It’s so amazing to see things like this.  I’d say with the activities I have found for us to be involved with, my kids have much more experience socializing and interacting with people in the “real world” than they would sitting behind a desk for 8 hours a day in a room filled with kids the exact same age as them. 

It’s a beautiful thing to cultivate. 

The belief that homeschoolers are sheltered from the real world and lack exposure to diverse perspectives is crazy to me, and I think, from what I’ve seen, it’s actually the opposite. 

Obviously there are going to be random exceptions, as with anything.  But homeschooling has provided us with so many opportunities to interact with people of different ages, backgrounds, and cultures and work on their “social skills”. 

Hopefully this helps a little bit if you hold this thought, if not maybe you’ll come across it at one point or another.  I think when people ask this question, it’s interesting to ask them, “what do you mean by socialization?”  See what they actually think this means and what they are worried about happening to your poor kids.

I’ll end with a couple of Scripture verses that have meant a lot to me regarding this topic, which are Proverbs 22:15 and 1 Corinthians 15:33. 

Proverbs says that foolishness is bound up in the heart of a child.  I think we can agree that we are all foolish at times, but children need discipline and instruction.  I don’t want my kids surrounded by other foolish children all day, without discipline and instruction that will point them to Christ. 

Similarly, 1 Corinthians tells us “do not be deceived: ‘Bad company corrupts good morals.’  This is just sound wisdom.  So often you hear of peer pressure, bullying, teasing, peer dependency, etc. happening when kids are in a public school setting.  Not always, obviously — I feel like I need to keep clarifying this — but, I think a big benefit of homeschooling is that if this kind of thing is going to happen to my kids, I have the opportunity to redirect, comfort, teach, and train them.  

So socialization?  Not worried about it, and I don’t think you should be either if this is a myth keeping you from homeschooling.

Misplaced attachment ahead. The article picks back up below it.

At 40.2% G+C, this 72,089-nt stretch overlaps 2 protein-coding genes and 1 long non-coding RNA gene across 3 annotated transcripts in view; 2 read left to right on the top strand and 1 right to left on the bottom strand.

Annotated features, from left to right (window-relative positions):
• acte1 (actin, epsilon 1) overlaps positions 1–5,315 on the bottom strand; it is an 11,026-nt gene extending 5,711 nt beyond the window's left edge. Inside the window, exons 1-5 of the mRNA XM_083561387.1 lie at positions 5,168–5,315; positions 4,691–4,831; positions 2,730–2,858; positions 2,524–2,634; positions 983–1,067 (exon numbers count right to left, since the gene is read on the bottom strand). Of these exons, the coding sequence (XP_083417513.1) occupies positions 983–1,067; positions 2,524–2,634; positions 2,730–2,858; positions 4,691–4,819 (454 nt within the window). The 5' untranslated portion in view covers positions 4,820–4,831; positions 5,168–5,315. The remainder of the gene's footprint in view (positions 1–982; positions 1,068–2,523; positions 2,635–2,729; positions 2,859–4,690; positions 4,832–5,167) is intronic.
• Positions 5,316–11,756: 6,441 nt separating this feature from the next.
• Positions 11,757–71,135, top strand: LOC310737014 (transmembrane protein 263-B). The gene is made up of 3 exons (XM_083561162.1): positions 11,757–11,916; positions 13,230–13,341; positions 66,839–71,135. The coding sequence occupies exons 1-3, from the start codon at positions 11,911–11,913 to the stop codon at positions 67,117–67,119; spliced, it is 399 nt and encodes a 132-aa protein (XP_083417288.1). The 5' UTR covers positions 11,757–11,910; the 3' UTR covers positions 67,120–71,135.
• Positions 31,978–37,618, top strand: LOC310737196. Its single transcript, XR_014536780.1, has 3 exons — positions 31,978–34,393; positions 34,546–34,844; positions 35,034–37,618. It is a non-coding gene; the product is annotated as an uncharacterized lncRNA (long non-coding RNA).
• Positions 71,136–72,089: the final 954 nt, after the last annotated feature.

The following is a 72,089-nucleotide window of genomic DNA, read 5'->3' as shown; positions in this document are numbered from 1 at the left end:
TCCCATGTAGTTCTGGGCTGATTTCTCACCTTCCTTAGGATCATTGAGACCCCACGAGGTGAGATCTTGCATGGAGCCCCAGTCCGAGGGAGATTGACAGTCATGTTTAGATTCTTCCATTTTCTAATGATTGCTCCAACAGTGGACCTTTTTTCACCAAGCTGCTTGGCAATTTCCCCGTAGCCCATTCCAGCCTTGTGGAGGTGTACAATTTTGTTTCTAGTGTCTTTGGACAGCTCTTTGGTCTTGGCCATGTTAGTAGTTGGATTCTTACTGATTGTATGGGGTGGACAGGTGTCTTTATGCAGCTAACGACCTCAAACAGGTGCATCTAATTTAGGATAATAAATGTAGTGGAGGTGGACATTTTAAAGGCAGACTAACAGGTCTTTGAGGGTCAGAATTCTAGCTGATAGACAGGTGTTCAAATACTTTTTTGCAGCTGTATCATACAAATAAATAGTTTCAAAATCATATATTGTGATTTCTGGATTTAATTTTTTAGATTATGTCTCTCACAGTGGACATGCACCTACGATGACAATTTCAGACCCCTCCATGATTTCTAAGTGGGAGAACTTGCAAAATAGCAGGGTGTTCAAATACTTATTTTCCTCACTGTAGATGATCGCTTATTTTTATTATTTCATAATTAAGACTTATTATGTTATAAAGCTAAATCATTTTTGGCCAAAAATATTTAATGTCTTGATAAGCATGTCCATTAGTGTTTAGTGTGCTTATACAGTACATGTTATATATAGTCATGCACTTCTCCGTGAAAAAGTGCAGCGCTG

Myth #3: I’m not smart enough to teach my kids

This is another crazy one to me but I get it.  Public school teachers have to go to college, go through training, get a degree, etc. to be able to teach in a classroom. 

Guys, I’m telling you, as a former teacher, yes. I learned some valuable things during my training but did I know it ALL? 

Not a chance. 

And most of it I really learned when I was in the field and actually teaching. 

When you teach, you prepare; you learn your students and figure out how to best meet their needs.  Which, I might add, is super hard to do in a classroom of 30 kids. 

But as a homeschool mom?  You have 1 on 1 attention you can give your kids, and you know them better than anyone else.  You are an expert on your kids and what they need.  God gave you your kids and you are going to love and nurture them the best, and care about them more than any other teacher.  

When we were researching homeschooling, my husband and I went to hear Dr. Brian Ray speak at a local library.  If you haven’t heard of him, Dr. Ray founded Nheri (National Home Education Research Institute), and this organization conducts and collects research about homeschooling. 

I remember hearing him share research about this, that even homeschool students who were taught by parents without a high school diploma scored above average on achievement tests; basically, they were finding that kids’ academic achievement had no correlation to the level of their parent’s education. 

Now why is this?  It’s because when you homeschool, you can not only tailor your child’s education, but you can learn along with them!  And it’s a beautiful thing! 

I am learning so much more history with my kids now than I ever remember learning in school.  And Latin, I never learned Latin but I’m teaching it to my kids. 

So don’t let this myth hold you back, it’s simply not true.  And if there are areas where your kids do need extra help or assistance, there are resources out there that can help you.  If there is something you really don’t think you can teach, or don’t want to teach, utilize online courses or tutors or a local co-op. 

But don’t let this myth hold you back.  Even when you get to high school, there are so many resources that can help you teach your kids through their high school years and graduate them from your homeschool.

And let’s not forget; education is discipleship.  The Bible tells us that everyone when he is fully trained will be like his teacher.  Who is discipling your kids while they are in public school?  You might not feel smart enough academically, but what about worldview and morals and values? 

If you send your kids away to school, are you confident in the worldview of the teachers they are spending most of the day with? 

When our kids are fully trained, they will be like their teacher.  That one really hits home, and I don’t think it can be ignored when weighing your options.

Myth #4: Homeschooling parents are just indoctrinating their kids

To this one I say “Yeah?  So what?”

Indoctrination is happening wherever you educate your kids.  

I actually looked up the definition of the word indoctrination, and here it is: to teach (someone) to fully accept the ideas, opinions, and beliefs of a particular group and to not consider other ideas, opinions, and beliefs.  

If you ask me, this is what happens in government schools.  When was the last time a government school considered the ideas, opinions, and beliefs of Christianity?

Government schools deny Jesus as creator and Lord over our lives, deny that God exists and that we can know Him….that is indoctrination.  As parents, we should have the right to teach our kids what we want to teach them.